Husband of MP faces investigation

ANDREA VANCE
Last updated 05:00 10/07/2014
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INVESTIGATION: Dennis Taylor and his wife, NZ First MP Asenati Lole-Taylor. Taylor is being investigated.

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The husband of a NZ First MP is under investigation amid allegations the criminal records of a former party official were accessed.

The Corrections Department has confirmed it is looking into a complaint against one of its managers, Dennis Taylor, husband of first-term list MP Asenati Lole-Taylor.

The complaint relates to a 2012 party convention when it is alleged previous drink-driving convictions of former director and Mana electorate chairwoman Marise Bishop were divulged to senior party members when she sought re-election.

Bishop was interviewed by police in Wellington in June 2012, but the matter was not taken any further. A spokeswoman for Corrections confirmed a complaint was laid with it last month.

Lole-Taylor said yesterday she did not know about the investigation, or who laid the complaint.

But the accusations were politically motivated and "blackmail", she said. "I can't answer for my husband . . . I know nothing about it. I have no idea what this is all about. My husband doesn't know anything about what's going on and he feels that somebody is after him or after me, being a Member of Parliament."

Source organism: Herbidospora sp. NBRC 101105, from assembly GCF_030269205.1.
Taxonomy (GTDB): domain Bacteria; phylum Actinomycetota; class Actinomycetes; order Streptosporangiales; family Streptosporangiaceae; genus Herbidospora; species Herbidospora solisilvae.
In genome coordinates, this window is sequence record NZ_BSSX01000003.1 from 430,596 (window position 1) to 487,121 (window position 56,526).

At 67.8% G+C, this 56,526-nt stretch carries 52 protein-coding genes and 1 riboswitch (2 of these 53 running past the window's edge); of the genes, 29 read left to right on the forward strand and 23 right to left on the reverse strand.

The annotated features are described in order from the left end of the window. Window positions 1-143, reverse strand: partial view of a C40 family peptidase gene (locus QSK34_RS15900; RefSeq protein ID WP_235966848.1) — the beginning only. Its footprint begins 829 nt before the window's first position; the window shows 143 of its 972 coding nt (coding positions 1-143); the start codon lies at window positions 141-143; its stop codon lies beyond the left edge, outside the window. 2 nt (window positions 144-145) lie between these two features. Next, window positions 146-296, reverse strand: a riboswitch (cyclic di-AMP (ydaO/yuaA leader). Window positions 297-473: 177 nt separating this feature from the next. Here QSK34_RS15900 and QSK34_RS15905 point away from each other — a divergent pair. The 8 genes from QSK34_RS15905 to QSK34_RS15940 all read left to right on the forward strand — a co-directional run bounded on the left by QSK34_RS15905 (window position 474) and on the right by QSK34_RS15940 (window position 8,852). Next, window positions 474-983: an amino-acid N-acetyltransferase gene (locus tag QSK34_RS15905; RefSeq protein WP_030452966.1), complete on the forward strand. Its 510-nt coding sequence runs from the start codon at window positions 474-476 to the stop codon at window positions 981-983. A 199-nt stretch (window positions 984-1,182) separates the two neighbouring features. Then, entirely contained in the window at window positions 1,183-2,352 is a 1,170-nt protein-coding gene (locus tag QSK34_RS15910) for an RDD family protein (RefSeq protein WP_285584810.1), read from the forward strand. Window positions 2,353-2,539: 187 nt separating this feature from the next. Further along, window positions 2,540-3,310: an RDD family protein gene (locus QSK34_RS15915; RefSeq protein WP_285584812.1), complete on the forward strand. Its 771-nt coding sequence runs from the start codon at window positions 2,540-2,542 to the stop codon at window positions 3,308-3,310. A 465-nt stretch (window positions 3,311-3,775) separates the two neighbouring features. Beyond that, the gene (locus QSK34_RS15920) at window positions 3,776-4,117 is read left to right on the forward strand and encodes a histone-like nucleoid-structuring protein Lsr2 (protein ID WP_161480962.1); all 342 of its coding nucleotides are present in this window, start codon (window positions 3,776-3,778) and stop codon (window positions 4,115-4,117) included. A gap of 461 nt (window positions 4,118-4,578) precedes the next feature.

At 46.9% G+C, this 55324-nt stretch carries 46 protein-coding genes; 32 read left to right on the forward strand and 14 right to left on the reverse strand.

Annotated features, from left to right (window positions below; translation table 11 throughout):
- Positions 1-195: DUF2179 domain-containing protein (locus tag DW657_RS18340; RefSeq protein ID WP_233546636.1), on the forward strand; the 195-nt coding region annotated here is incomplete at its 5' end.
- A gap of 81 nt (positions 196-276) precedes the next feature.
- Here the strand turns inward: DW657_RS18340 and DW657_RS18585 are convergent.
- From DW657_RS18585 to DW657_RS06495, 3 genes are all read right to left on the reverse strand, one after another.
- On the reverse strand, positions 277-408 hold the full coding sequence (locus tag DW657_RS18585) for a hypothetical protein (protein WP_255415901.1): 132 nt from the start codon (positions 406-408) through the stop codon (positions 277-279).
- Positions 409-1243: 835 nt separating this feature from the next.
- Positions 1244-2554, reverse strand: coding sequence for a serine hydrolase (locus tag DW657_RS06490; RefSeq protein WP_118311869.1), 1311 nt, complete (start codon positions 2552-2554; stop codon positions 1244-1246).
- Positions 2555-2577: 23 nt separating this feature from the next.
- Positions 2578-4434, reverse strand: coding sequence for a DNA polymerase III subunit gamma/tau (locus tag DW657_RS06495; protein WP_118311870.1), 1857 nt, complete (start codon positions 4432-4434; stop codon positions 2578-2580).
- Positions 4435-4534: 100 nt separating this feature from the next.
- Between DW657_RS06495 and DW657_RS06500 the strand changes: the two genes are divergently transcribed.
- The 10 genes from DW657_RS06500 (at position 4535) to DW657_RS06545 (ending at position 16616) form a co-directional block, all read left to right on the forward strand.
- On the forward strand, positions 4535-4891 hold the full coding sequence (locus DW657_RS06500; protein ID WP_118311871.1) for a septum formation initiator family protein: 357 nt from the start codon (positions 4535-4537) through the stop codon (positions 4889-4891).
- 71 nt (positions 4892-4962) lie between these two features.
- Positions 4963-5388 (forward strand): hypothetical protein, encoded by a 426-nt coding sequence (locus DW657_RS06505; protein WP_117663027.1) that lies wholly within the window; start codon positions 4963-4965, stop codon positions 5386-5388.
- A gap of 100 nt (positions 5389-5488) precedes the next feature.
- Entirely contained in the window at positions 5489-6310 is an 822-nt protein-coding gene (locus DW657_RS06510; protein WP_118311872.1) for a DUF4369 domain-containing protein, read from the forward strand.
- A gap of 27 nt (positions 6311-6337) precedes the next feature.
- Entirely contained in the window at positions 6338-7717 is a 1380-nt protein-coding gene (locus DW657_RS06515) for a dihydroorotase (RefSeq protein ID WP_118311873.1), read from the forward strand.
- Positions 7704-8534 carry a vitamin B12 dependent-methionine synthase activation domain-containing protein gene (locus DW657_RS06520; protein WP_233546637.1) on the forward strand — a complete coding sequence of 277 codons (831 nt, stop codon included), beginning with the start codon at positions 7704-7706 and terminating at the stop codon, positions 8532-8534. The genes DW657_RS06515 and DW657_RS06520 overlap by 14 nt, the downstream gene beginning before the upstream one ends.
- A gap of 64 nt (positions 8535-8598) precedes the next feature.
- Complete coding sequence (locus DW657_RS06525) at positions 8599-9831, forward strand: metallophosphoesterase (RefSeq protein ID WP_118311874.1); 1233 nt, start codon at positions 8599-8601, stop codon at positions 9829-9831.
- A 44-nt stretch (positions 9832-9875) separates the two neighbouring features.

Bishop is a former Defence Force communications operator and sales consultant. She had previously disclosed her record to the party.

Lole-Taylor says she does not recall the incident at the convention. "I know she was involved with NZ First, but her involvement is not something I took much notice of. This is why I am getting really surprised at the allegations."

Evidence should be put forward to back up the claims, she said. "I don't spread gossip . . . It sounds like my poor husband is being dragged into something he doesn't know anything about. I think it is completely, very, very unfair."

Best known for her colourful Twitter account, Lole-Taylor is the party's Corrections spokeswoman and worked as the Rehabilitation and Reintegration Service's adviser for the Pacific-Northern region before her election.

Taylor is a manager for the department in Auckland.

A source said any accessing of Justice Ministry records would be flagged electronically.

A newspaper article from 2001 shows Bishop, then 31 and living in Napier, told a service station attendant she was a detective. She pleaded guilty to driving while disqualified, refusing to supply a blood sample and impersonating a police officer in Timaru.

The court was told she drove intoxicated into a service station, got petrol and then verbally abused the attendant before driving away. She was sentenced to six months' jail, suspended for two years, six months' periodic detention and six months' supervision with drug and alcohol counselling and residential treatment. She was also disqualified from driving.

A spokeswoman for Corrections said the complaint was made on June 14, and the outcome of the investigation was two weeks away. There would be no further comment until then.

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Bishop said she was "one of" the people who laid a complaint. It was "a very hot story", but she did not want to say anything else. "I'd prefer to wait till it's all over . . . It's a bit overwhelming at the moment."

- The Dominion Post

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